View count: 751
The East Coast Geopark possesses typical landscapes of coastal sandstones with volcanic regions, rapid declines in the accumulation of thick sediment, and sediment generated by plate collision. It is also a place to observe scattered coral reefs around and on volcanic rocks and how they were slowly uplifted. "Shitiping" is a typical site to display the dynamic geological formation. It has a huge area of coastal terraces composed of volcanic ash and tuff. Its landscapes include the uplifted terrains, wave-cut platforms, coral reefs, sea trenches, caves and cliffs. The potholes, in particular, are one of Taiwan's Number one geological sites
Bahsien Cave is located on the cliffs that face the Pacific Ocean in Shanjian Village in Changbin Township and have both geological and archaeological values. There are dozens of natural sea caves originally generated by the sea surf. Now they are scattered around 110-m-high cliffs with a rich Paleolithic pottery culture, named the Changbin Culture. Baxian Cave site has access to all trails leading to each cave, the biggest cave is Lingyan Cave. And the highest cave, Kuenluen Cave, is about 130 meters high, besides that, there are also, Chienyuan Cave, Joucheng Cave, Hailay Cave, Chaoyin Cave, Yongan Cave and Shuilian Cave. Due to the religious use of the cave originally, they all have a religious feel to them. It is the oldest prehistorical site found in Taiwan and is an important site that is ranked as a first class national historical site.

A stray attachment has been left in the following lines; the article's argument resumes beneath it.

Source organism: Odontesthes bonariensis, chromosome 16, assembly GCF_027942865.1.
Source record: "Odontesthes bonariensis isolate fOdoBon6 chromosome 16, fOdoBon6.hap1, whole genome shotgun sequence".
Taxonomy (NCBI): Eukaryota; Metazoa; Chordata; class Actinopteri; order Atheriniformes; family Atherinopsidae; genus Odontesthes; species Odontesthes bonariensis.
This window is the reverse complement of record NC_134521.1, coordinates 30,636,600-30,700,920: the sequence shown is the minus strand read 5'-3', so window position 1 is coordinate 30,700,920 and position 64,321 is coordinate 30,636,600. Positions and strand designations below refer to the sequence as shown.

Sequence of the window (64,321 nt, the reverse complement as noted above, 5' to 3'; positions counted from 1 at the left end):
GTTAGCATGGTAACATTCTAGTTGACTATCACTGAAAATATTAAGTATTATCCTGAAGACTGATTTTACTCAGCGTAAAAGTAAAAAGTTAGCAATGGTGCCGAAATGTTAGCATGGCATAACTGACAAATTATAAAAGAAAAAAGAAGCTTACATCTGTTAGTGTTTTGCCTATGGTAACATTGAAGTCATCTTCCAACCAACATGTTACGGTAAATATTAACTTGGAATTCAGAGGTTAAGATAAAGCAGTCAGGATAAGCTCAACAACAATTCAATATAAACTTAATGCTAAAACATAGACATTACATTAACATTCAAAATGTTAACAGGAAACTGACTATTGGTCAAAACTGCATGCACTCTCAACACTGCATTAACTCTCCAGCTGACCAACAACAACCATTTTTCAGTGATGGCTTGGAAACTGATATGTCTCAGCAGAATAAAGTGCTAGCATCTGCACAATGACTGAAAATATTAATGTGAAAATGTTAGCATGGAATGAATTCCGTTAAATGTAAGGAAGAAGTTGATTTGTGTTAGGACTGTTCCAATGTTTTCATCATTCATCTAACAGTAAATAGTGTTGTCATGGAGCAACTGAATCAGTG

Sanhsientai is located in the north of Chengong Township in Taitung County composed of offshore islands and coral reefs. Sanhsientai is an agglomerate rock that now forms a headland. Gradual erosion has cut the neck that connected the mainland to the main island, which became a region of offshore islands rich in biodiversity. Due to a lack of human disturbance, screw pine trees can be seen everywhere on the off-shore island.
The name Hsiaoyeliu was gained because the topography and rock types of the area look similar to those of the Northern Coast Yehliu Geopark. Literary translation, Hsiaoyeliu mean "little Yehliu". However, a movement of local identity has made it a case for changing the name to mean something local. In terms of geomorphology, differential erosion of sandstones makes the place a good learning site for the young curious minds. With the close proximity of the Lichi Badland Geopark and the East Coastal Geopark, the community members have good practice for knowledge exchange, thus learning from each other. For instance, at geopark networking meetings, they work closely together. The working relationships of the two communities prove to be strong and robust as the ethnic combination and diversity of the two usually bring creative results in many occasions.
 Lin, J. C., Su, S. C. (2019). Geoparks of Taiwan. Their development and Prospects for a Sustainable Future